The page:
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Gender disparity and the aerial arts


Kara & KipBy: Brian Kane

I have only been doing aerial work for about eight months now, but in that time, I have yet to come upon an aerial studio, performance troupe, or class, that is not disproportionately filled with women. Don’t get me wrong, I love women as the talented goddesses they are. But there is something to be said for the lone male in a sea of estrogen who can only dream of being as graceful, or looking as good in a leotard as his female counterparts. The reasons for this uneven representation of males in aerial work are numerous, but I will discuss a few below, along with some of the things I have come to learn as a male in a largely female-dominated art form.


The first thing that comes to mind when I consider this unnerving gender gap is stigma. Like many industries and art forms where one gender population is more pronounced than the other, there is a stigma associated with the minority gender. For males these fields can include anything from ballet to stewardship on major airlines. Within these professions  (aerial work is an excellent example) there is a widely held notion that by participating in these “feminine” activities, men are somehow emasculating themselves.  Oftentimes this sentiment exists because people fail to consider the work that goes into training to become a skilled performer. There is nothing emasculating about the strength and endurance required of an aerial performer. And even if there was, so what?

I’m supposed to wear what?

Another obstacle to widespread male participation in the aerial arts is wardrobe. As men, we have been socialized not to wear form-fitting clothing, especially clothing articles such as tights, which are generally only acceptable for girls. And while I do my best not to let this bother me, there are times where it feels strange being so exposed to those around me. There is also the matter of safety for male aerialists, as certain moves can cause a good deal of pain if not executed properly, or if proper clothing, such as a dancer’s cup, is not worn. While the obstacles for men and women are not always the same regarding wardrobe and safety, these issues are certainly nothing that should stop a male from participating in this beautiful art form.

Maybe women are just better?

However, I do recognize that there are times when, as a guy, it is easy to feel intimidated by the many, talented women with whom I train. This is especially true before class or practice when my female counterparts are contorting themselves into all kinds of spectacular positions, and I am still celebrating finally being able to touch my toes. When they are in the air, I look on in awe at the displays of grace and elegance that my uncoordinated limbs still struggle to achieve.  Many of the moves and techniques we learn seem so perfectly designed for the female form. Because of the large number of females that participate in aerial work there is an undeniable gender slant to the way we are taught certain techniques.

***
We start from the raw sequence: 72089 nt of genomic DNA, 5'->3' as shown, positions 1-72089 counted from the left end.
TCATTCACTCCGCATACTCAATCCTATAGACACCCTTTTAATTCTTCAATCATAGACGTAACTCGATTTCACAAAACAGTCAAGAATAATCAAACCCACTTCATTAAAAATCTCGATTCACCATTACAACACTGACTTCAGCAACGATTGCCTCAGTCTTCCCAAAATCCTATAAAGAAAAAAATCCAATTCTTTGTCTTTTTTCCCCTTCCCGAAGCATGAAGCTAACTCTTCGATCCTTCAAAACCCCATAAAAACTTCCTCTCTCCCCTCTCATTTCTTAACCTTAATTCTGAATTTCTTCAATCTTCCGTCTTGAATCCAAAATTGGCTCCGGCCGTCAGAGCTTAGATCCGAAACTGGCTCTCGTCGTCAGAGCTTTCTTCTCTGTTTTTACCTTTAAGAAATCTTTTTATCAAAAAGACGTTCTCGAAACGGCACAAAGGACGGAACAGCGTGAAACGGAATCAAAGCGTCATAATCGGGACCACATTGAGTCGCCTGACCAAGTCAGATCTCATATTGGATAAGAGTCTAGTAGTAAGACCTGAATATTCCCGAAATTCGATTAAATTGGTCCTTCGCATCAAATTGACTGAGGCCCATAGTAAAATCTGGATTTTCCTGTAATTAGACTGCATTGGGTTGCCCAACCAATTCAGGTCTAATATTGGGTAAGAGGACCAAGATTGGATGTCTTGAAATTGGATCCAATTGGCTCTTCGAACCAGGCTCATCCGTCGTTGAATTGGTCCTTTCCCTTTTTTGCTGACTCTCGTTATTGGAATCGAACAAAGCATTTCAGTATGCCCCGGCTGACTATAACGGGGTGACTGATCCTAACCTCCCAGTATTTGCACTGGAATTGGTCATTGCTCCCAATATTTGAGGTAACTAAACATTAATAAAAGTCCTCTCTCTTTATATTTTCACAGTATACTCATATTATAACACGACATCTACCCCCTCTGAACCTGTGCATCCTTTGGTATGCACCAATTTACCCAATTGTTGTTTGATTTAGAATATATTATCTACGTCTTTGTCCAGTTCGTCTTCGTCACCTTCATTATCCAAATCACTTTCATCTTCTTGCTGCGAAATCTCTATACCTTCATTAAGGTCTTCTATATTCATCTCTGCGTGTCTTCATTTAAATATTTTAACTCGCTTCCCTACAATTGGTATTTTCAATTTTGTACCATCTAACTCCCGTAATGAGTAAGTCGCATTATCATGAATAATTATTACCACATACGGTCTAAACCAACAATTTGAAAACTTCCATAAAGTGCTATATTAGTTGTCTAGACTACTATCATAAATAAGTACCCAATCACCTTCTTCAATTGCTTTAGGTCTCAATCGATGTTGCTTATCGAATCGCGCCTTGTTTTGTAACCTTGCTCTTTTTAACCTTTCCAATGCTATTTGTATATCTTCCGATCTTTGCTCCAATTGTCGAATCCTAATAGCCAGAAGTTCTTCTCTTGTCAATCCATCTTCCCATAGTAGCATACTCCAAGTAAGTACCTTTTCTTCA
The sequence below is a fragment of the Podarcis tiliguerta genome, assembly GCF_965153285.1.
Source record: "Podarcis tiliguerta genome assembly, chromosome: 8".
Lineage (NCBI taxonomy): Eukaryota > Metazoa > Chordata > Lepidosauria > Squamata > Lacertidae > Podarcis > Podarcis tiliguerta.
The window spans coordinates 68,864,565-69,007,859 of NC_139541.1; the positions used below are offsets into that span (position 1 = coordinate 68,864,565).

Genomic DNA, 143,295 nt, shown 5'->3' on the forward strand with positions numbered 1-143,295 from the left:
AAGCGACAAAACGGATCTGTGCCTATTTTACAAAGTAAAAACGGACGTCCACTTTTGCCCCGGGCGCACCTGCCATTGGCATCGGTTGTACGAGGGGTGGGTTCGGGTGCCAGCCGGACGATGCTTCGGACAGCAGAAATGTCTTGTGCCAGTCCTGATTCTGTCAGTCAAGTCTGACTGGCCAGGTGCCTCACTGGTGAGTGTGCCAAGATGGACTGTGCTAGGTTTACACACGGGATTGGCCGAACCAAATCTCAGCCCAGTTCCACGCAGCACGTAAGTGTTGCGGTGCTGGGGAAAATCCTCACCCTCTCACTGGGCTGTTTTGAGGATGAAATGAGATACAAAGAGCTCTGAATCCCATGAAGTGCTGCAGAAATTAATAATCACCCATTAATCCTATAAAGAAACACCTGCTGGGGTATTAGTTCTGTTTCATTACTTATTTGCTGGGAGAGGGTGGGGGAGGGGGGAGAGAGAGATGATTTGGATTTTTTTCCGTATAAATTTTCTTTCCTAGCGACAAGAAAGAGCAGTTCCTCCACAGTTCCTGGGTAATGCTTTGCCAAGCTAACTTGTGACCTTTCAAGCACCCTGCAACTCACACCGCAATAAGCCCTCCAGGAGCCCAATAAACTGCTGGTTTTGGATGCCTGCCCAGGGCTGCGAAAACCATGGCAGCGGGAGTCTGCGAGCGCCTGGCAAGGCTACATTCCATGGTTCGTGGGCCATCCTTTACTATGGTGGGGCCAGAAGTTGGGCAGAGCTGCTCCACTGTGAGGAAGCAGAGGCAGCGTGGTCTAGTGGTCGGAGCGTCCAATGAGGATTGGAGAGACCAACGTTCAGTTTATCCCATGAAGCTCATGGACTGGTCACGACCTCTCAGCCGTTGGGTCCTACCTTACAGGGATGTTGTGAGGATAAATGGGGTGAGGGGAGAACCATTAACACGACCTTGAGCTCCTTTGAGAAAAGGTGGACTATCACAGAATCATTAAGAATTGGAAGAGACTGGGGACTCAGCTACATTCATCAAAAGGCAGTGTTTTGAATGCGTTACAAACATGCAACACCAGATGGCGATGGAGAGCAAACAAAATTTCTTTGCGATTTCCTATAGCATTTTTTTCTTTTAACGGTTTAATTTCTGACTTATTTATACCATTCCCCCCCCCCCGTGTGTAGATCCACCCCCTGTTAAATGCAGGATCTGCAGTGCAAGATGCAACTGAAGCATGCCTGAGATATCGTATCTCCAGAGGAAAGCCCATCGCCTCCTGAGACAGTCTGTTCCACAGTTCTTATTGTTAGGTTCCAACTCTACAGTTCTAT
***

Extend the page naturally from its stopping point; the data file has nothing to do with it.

How to survive

This brings me to my final point, coping strategies I have used to make my aerial arts education go more smoothly with regard to the glaring gender disparity. With the seemingly, endless advantages females have in this field, I have had to adjust both my thinking and behavior to see the unique advantages males have in aerial arts. First off, what I lack in grace and elegance, I realized I make up for in strength. This is a place where being a male certainly has an advantage, upper body strength. I can do pull-ups for days, something that some of my female aerialist peers cannot do quite so easily.

When it comes to learning moves that seem to be designed for females by females, I have found that putting my own masculine twist on these moves is not only fun, but also sets me aside from the others. By changing these moves to suit my body, I feel that I have made them my own. I have also realized, during these beginning stages of my aerial journey that being the only guy in a room full of females isn’t so bad. In fact, it grants me a distinct advantage in that I get to stand out. By practicing aerial dance I have become an unintentional representative of my gender, and all griping aside, this motivates me to work harder, believe in my abilities, and show off as much as possible because I am tired of these talented women putting us men to shame.

4 thoughts on “Gender disparity and the aerial arts

  1. Paul

    Well done!
    My next class will be better…
    I’ll go you one better, maybe. I’m 67 years old, I’ve been exercising for more than 4 decades and I’m hooked on aerial arts. Cheers.

  2. Mathías

    Really good post, i get so many looks when i use tights, but i dont care, is really comfortable to use for aerial arts.

  3. Ian

    I find the ratio of Men to Women in different disciplines interesting, my very rough figures are:

    Silks: 1 in 50
    Hoop: 1 in 50
    Static Trapeze: 1 in 10
    Flying Trapeze: 1 in 5
    Rope: 1 in 2 (very small sample size)

    But there are proportionally more male instructors

  4. James

    I think that guys can also be afraid of looking bad in an activity that is mainly considered to be female. We often rely on strength and when that is taken out of the equation for certain moves we can feel exposed. However the girls in my class always wish they had my strength.
    I also have a great instructor and she adjusts certain wrappings and movements to take account of the male physique.
    Aerial is definitely the most challenging physical activity I have done in years.

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